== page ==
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Testing for Joy and Grit? Schools Nationwide Push to Measure Students’ Emotional Skills

And there is little agreement on what skills matter: Self-control? Empathy? Perseverance? Joy?

“There are so many ways to do this wrong,” said Camille A. Farrington, a researcher at the University of Chicago who is working with a network of schools across the country to measure the development of social-emotional skills. “In education, we have a great track record of finding the wrong way to do stuff.”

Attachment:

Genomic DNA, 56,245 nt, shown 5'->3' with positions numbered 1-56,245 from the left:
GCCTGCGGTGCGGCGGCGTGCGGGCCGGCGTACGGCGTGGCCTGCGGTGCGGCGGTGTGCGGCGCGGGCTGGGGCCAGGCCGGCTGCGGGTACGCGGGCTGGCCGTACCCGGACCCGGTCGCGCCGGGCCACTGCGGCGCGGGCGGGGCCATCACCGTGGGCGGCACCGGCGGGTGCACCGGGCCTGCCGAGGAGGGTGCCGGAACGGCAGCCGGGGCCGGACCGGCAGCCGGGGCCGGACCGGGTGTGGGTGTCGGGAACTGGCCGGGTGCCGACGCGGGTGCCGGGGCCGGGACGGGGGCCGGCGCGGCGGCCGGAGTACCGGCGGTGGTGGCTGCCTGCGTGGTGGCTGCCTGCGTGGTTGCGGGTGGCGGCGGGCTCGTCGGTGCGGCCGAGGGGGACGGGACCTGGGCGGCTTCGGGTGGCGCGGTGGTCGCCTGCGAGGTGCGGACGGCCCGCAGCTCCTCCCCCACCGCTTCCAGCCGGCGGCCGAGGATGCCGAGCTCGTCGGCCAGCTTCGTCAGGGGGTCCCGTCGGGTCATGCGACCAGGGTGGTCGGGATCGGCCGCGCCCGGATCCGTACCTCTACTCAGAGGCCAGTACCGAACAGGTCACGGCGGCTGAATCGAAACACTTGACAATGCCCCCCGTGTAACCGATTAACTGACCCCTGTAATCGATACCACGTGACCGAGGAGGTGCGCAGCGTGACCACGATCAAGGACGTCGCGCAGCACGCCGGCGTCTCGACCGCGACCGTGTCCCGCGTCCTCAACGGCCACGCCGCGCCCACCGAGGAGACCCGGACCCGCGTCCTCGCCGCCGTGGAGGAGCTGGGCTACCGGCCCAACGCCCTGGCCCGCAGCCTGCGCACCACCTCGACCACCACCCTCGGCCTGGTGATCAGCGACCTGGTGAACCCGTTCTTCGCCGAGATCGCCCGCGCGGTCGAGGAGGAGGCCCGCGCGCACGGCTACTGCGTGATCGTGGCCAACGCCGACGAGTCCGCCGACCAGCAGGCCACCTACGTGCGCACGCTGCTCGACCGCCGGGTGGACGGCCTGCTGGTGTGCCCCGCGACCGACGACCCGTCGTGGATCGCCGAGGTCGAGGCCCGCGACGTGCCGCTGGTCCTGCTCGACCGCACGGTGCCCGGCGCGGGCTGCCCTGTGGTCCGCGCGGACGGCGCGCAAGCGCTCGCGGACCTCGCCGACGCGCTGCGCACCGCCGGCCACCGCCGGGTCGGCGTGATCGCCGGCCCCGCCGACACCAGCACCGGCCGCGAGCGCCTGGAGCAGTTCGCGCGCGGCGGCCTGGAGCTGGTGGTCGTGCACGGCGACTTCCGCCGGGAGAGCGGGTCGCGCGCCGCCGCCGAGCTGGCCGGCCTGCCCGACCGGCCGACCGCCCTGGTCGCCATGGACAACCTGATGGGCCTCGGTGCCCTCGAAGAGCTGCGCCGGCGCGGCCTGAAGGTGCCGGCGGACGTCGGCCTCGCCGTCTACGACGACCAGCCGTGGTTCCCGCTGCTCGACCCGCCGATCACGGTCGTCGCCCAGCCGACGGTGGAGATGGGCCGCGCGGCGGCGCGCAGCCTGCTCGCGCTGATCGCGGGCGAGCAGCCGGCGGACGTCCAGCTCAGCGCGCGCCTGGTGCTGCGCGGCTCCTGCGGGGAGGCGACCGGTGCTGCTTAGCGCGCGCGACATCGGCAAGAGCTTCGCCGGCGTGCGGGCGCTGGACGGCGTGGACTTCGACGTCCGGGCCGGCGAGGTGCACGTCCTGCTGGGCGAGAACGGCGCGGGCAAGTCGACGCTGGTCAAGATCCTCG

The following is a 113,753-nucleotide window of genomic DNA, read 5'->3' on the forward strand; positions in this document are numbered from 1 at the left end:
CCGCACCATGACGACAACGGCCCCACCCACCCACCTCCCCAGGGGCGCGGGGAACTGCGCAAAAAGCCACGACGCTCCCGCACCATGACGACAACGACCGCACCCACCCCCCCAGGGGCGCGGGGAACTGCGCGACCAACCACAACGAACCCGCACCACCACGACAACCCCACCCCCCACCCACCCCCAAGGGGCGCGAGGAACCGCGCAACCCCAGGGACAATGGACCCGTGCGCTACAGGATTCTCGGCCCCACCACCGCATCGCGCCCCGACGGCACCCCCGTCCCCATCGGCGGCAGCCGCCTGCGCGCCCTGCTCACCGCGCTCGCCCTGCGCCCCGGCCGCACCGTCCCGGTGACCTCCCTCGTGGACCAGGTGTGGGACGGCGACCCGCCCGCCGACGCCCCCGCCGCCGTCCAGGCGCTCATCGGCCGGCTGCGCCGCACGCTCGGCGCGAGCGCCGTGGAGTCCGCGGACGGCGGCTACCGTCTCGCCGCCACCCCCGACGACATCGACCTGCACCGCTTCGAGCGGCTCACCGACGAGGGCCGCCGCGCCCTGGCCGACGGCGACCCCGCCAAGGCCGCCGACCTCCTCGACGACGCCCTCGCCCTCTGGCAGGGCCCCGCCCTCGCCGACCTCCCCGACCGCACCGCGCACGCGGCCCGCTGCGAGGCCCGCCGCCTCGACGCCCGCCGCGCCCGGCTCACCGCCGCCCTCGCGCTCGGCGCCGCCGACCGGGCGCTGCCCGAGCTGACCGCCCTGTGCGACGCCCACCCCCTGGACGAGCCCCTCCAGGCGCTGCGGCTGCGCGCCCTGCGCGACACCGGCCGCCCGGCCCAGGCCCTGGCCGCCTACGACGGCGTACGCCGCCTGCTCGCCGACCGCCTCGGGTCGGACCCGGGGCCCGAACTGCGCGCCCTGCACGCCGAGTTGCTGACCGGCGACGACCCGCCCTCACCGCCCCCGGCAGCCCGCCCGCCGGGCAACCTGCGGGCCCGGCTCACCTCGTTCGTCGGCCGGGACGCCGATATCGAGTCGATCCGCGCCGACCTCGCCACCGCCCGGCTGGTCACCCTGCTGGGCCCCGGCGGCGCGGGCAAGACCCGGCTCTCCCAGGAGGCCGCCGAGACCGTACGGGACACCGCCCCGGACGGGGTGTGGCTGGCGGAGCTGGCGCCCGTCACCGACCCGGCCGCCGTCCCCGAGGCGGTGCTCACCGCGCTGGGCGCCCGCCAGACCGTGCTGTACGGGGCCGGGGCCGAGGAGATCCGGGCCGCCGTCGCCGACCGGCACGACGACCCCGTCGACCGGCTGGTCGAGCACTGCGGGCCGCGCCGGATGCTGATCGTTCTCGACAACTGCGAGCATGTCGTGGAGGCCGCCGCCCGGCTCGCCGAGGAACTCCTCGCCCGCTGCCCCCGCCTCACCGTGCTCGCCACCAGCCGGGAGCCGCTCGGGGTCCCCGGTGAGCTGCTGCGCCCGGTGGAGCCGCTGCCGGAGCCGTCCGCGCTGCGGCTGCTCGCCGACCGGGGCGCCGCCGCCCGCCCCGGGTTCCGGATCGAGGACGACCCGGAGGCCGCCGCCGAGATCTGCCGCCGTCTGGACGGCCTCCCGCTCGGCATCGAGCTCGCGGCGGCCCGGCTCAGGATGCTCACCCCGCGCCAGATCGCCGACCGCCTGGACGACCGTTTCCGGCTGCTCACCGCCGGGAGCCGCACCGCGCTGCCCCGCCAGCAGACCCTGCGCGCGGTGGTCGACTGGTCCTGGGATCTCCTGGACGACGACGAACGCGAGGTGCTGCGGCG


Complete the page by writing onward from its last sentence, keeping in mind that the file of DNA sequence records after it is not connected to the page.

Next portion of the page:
Schools began emphasizing social-emotional learning around 2011, after an analysis of 213 school-based programs teaching such skills found that they improved academic achievement by 11 percentile points. A book extolling efforts to teach social-emotional skills in schools such as the KIPP charter network and Riverdale Country School in New York, “How Children Succeed” by Paul Tough, appeared the next year.